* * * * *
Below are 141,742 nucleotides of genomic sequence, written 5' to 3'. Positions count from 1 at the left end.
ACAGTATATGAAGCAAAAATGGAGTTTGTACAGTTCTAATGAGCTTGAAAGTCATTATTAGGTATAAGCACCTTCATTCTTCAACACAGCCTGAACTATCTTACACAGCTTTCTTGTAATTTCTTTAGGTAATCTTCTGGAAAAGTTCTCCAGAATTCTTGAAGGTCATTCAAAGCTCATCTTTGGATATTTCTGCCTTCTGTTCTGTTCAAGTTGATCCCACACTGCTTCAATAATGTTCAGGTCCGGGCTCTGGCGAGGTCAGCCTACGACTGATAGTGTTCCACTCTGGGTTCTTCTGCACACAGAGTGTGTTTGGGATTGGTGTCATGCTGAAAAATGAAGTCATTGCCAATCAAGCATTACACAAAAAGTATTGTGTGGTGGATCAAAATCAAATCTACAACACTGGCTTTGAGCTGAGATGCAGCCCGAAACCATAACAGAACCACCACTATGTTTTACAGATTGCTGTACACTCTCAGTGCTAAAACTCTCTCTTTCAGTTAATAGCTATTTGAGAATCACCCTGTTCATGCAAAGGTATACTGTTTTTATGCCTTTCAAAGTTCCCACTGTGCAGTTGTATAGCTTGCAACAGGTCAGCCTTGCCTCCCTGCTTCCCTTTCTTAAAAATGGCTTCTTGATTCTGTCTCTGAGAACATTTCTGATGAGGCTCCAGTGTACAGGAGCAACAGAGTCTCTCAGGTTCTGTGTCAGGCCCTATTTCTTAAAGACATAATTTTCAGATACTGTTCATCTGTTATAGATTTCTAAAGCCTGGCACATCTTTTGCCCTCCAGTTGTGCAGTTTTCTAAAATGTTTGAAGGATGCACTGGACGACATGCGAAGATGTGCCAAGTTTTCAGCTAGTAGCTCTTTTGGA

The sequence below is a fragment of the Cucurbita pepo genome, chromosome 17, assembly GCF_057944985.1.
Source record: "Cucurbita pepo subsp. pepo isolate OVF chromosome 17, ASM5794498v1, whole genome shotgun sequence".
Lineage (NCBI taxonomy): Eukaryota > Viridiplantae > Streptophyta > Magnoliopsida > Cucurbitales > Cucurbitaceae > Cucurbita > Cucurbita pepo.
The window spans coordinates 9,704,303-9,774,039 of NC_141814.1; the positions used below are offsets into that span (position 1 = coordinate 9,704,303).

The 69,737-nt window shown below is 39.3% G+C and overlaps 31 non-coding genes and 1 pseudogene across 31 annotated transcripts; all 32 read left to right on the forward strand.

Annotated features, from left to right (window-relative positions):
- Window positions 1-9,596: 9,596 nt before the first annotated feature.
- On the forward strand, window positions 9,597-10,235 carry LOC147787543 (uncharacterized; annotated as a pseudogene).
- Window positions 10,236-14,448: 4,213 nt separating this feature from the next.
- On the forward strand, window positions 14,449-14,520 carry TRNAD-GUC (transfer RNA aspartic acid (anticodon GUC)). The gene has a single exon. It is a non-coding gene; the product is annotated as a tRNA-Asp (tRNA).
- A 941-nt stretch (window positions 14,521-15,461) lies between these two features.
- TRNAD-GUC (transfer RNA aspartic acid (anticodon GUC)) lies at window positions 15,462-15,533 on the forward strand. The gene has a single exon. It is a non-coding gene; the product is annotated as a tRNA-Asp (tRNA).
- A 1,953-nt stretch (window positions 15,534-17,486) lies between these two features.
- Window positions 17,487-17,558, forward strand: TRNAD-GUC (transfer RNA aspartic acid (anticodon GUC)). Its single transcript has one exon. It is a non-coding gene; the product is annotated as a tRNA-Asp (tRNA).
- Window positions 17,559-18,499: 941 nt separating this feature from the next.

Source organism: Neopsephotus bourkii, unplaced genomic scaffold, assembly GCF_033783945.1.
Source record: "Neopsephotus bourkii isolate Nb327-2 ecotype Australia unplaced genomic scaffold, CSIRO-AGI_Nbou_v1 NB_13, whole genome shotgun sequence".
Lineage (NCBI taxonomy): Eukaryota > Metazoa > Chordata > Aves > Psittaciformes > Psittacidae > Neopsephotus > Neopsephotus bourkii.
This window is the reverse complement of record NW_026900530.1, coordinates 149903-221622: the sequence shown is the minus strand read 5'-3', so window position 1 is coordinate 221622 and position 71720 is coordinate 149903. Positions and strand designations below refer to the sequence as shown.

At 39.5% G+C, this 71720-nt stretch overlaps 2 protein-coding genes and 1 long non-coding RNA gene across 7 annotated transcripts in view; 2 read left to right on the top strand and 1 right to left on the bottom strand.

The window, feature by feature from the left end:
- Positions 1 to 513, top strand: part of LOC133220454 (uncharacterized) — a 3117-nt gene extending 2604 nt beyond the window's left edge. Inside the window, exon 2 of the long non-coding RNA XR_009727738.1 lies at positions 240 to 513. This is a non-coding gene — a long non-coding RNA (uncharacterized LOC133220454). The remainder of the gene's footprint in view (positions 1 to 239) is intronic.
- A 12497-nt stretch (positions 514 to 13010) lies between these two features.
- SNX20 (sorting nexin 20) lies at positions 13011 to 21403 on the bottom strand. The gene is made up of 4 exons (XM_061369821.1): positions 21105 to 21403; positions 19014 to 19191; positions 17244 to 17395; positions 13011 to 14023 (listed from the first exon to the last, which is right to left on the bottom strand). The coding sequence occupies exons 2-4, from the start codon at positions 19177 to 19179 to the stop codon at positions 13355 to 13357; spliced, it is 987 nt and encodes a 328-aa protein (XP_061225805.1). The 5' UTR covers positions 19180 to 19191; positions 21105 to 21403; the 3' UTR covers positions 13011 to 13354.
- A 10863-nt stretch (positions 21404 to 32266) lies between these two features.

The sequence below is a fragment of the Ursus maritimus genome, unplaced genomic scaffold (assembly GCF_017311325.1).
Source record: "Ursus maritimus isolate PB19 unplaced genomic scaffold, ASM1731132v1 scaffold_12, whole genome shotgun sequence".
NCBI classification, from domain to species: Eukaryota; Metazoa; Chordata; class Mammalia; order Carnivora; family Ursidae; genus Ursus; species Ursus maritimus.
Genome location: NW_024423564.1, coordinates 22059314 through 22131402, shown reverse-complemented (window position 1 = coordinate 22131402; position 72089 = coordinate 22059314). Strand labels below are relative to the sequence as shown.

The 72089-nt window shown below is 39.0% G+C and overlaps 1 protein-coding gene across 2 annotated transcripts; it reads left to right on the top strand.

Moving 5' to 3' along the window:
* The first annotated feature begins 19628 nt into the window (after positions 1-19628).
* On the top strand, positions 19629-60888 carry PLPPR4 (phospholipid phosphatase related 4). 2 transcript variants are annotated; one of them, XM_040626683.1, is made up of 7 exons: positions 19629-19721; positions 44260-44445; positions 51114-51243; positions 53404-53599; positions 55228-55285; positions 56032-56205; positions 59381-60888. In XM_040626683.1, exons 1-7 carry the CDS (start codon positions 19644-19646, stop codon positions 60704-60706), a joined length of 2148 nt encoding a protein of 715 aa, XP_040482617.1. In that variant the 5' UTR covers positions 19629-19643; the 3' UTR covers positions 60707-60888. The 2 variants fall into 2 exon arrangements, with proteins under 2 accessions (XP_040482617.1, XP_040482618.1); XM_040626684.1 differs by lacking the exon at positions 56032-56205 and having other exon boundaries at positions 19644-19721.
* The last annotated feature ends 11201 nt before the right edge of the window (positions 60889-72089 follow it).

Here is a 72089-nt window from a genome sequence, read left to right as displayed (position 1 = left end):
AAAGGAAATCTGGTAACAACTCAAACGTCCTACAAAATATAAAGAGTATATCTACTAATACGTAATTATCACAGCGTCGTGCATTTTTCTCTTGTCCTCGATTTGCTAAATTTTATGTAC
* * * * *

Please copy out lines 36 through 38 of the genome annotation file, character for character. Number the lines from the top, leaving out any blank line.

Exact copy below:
* The last annotated feature ends 11201 nt before the right edge of the window (positions 60889-72089 follow it).

Here is a 72089-nt window from a genome sequence, read left to right as displayed (position 1 = left end):
AAAGGAAATCTGGTAACAACTCAAACGTCCTACAAAATATAAAGAGTATATCTACTAATACGTAATTATCACAGCGTCGTGCATTTTTCTCTTGTCCTCGATTTGCTAAATTTTATGTAC